Fairtrade International has released a living-income reference price for Honduras, designed to help inform green coffee buyers of minimum prices required to allow coffee farmers and their families to afford “decent housing, nutritious food, education, health care and other essentials.”
Notably, today’s announcement of a living-income reference price for Honduras comes one day after the International Coffee Organization announced it is launching a program designed to identify living-income benchmarks in four countries, including Honduras.
None of these living-income analyses, nor others recently driven by other NGOs and private-sector actors, require buyers to meet specified prices. Instead, they tend to be presented as price discovery tools, like the Specialty Coffee Transaction Guide, designed to better inform conscientious green coffee buyers.
In a recent column for Daily Coffee News, Cory Gilman of the nonprofit Heifer International described living-income benchmarking as a kind of pass/fail proposition for buyers that can help eliminate subjectivity in sourcing and corporate sustainability initiatives. Wrote Gilman, “A benchmark can be considered a first milestone for economically sustainable remuneration.”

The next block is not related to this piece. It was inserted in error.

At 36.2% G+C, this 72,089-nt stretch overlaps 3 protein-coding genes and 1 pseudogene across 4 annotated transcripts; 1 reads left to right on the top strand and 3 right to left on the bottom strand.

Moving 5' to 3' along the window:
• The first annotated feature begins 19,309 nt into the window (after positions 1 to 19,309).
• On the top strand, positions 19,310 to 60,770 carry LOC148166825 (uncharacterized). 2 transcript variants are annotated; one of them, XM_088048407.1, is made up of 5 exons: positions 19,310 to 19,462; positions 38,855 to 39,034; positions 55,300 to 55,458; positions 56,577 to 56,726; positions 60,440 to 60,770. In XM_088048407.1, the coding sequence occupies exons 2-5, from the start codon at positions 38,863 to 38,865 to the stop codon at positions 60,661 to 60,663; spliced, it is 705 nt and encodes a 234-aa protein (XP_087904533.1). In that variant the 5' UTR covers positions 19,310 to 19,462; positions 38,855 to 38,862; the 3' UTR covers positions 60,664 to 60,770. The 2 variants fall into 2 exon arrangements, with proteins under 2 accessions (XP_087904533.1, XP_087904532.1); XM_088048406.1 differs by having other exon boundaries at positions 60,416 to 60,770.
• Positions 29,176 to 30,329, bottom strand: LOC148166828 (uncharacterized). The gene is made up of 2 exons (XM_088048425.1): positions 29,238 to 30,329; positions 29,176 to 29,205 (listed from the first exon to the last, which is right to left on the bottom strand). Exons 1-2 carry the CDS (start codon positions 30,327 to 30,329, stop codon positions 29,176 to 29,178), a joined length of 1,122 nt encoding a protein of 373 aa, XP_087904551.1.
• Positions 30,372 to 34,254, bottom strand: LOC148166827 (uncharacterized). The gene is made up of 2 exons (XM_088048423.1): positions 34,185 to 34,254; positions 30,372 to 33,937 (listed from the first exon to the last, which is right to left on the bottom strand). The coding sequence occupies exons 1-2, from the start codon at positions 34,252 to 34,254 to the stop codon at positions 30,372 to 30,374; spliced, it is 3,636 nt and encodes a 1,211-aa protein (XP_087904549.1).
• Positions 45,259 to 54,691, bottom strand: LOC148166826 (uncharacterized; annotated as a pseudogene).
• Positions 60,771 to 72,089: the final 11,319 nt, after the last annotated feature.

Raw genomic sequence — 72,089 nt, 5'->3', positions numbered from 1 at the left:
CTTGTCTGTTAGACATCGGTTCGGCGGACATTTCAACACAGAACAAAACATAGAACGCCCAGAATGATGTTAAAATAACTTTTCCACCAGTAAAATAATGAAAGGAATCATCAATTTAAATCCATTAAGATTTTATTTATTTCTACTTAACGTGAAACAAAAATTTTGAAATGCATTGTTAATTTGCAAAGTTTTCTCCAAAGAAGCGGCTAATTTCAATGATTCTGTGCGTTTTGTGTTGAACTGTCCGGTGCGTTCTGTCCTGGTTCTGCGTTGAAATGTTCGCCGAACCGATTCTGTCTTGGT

Recent research, meanwhile, suggests that most large buyers are unaware of how coffee pricing affects the world’s approximately 12.5 million smallholder coffee farmers, who have historically struggled to maintain profit and are subject to the volatility of the commodities trading market.
Fairtrade’s Honduras analysis applied specifically to arabica production and involved in-country consultations led by Honduras coffee leaders, NGOs and research institutions. The living-income reference price was set at 94 Lempira (or US$3.89) per kilo of dried parchment at farmgate, which translates to approximately $1.76 per pound.
The group noted that this is within the range of what most farmers were earning this past harvest season, although it is well above the historic lows experienced in the 2019 price crisis, as well as below historical norms.
Said Fairtrade, “Farmers are not able to count on the volatile coffee futures market when they make decisions about investing in farm improvements.”
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